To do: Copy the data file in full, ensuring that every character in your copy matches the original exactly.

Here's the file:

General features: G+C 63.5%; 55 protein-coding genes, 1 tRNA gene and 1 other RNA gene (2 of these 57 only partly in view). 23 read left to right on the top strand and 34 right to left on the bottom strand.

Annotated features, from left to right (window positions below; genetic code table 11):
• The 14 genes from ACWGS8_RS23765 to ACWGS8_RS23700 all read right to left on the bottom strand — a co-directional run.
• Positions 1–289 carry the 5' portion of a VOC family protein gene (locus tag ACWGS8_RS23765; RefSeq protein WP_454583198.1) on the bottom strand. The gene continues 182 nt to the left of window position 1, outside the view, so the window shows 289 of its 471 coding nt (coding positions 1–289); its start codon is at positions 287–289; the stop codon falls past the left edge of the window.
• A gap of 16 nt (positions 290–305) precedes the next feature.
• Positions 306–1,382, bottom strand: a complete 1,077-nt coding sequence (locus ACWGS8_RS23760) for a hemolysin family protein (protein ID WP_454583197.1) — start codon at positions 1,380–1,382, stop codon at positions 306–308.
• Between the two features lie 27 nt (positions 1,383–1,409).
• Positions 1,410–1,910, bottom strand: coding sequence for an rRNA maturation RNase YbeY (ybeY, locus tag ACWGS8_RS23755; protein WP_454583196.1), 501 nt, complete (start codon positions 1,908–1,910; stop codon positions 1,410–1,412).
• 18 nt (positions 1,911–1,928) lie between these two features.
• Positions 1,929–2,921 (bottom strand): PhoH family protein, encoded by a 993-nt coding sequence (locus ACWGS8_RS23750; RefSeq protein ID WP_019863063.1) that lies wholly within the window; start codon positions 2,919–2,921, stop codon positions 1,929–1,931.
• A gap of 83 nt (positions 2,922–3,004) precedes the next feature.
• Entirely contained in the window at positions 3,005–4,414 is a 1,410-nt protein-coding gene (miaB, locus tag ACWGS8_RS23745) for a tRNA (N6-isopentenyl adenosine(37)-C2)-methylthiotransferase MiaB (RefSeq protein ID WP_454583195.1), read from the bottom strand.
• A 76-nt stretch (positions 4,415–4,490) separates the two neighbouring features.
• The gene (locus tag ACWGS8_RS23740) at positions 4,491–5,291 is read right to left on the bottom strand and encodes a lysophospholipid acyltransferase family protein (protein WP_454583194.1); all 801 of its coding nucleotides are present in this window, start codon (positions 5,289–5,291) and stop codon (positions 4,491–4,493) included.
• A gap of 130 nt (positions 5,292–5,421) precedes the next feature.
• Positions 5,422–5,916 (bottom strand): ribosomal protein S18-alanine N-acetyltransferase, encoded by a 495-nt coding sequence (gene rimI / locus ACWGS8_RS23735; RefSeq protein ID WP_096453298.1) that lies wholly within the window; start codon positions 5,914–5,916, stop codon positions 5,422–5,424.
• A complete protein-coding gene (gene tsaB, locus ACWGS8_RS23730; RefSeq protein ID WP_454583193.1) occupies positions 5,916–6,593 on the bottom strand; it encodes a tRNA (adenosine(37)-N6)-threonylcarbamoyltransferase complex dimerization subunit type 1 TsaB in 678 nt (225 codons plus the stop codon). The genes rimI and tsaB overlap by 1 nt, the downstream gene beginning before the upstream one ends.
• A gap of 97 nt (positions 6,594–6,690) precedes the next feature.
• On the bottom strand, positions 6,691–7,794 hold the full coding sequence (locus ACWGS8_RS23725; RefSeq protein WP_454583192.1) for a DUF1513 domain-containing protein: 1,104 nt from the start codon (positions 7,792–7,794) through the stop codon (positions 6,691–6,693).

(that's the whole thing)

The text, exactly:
General features: G+C 63.5%; 55 protein-coding genes, 1 tRNA gene and 1 other RNA gene (2 of these 57 only partly in view). 23 read left to right on the top strand and 34 right to left on the bottom strand.

Annotated features, from left to right (window positions below; genetic code table 11):
• The 14 genes from ACWGS8_RS23765 to ACWGS8_RS23700 all read right to left on the bottom strand — a co-directional run.
• Positions 1–289 carry the 5' portion of a VOC family protein gene (locus tag ACWGS8_RS23765; RefSeq protein WP_454583198.1) on the bottom strand. The gene continues 182 nt to the left of window position 1, outside the view, so the window shows 289 of its 471 coding nt (coding positions 1–289); its start codon is at positions 287–289; the stop codon falls past the left edge of the window.
• A gap of 16 nt (positions 290–305) precedes the next feature.
• Positions 306–1,382, bottom strand: a complete 1,077-nt coding sequence (locus ACWGS8_RS23760) for a hemolysin family protein (protein ID WP_454583197.1) — start codon at positions 1,380–1,382, stop codon at positions 306–308.
• Between the two features lie 27 nt (positions 1,383–1,409).
• Positions 1,410–1,910, bottom strand: coding sequence for an rRNA maturation RNase YbeY (ybeY, locus tag ACWGS8_RS23755; protein WP_454583196.1), 501 nt, complete (start codon positions 1,908–1,910; stop codon positions 1,410–1,412).
• 18 nt (positions 1,911–1,928) lie between these two features.
• Positions 1,929–2,921 (bottom strand): PhoH family protein, encoded by a 993-nt coding sequence (locus ACWGS8_RS23750; RefSeq protein ID WP_019863063.1) that lies wholly within the window; start codon positions 2,919–2,921, stop codon positions 1,929–1,931.
• A gap of 83 nt (positions 2,922–3,004) precedes the next feature.
• Entirely contained in the window at positions 3,005–4,414 is a 1,410-nt protein-coding gene (miaB, locus tag ACWGS8_RS23745) for a tRNA (N6-isopentenyl adenosine(37)-C2)-methylthiotransferase MiaB (RefSeq protein ID WP_454583195.1), read from the bottom strand.
• A 76-nt stretch (positions 4,415–4,490) separates the two neighbouring features.
• The gene (locus tag ACWGS8_RS23740) at positions 4,491–5,291 is read right to left on the bottom strand and encodes a lysophospholipid acyltransferase family protein (protein WP_454583194.1); all 801 of its coding nucleotides are present in this window, start codon (positions 5,289–5,291) and stop codon (positions 4,491–4,493) included.
• A gap of 130 nt (positions 5,292–5,421) precedes the next feature.
• Positions 5,422–5,916 (bottom strand): ribosomal protein S18-alanine N-acetyltransferase, encoded by a 495-nt coding sequence (gene rimI / locus ACWGS8_RS23735; RefSeq protein ID WP_096453298.1) that lies wholly within the window; start codon positions 5,914–5,916, stop codon positions 5,422–5,424.
• A complete protein-coding gene (gene tsaB, locus ACWGS8_RS23730; RefSeq protein ID WP_454583193.1) occupies positions 5,916–6,593 on the bottom strand; it encodes a tRNA (adenosine(37)-N6)-threonylcarbamoyltransferase complex dimerization subunit type 1 TsaB in 678 nt (225 codons plus the stop codon). The genes rimI and tsaB overlap by 1 nt, the downstream gene beginning before the upstream one ends.
• A gap of 97 nt (positions 6,594–6,690) precedes the next feature.
• On the bottom strand, positions 6,691–7,794 hold the full coding sequence (locus ACWGS8_RS23725; RefSeq protein WP_454583192.1) for a DUF1513 domain-containing protein: 1,104 nt from the start codon (positions 7,792–7,794) through the stop codon (positions 6,691–6,693).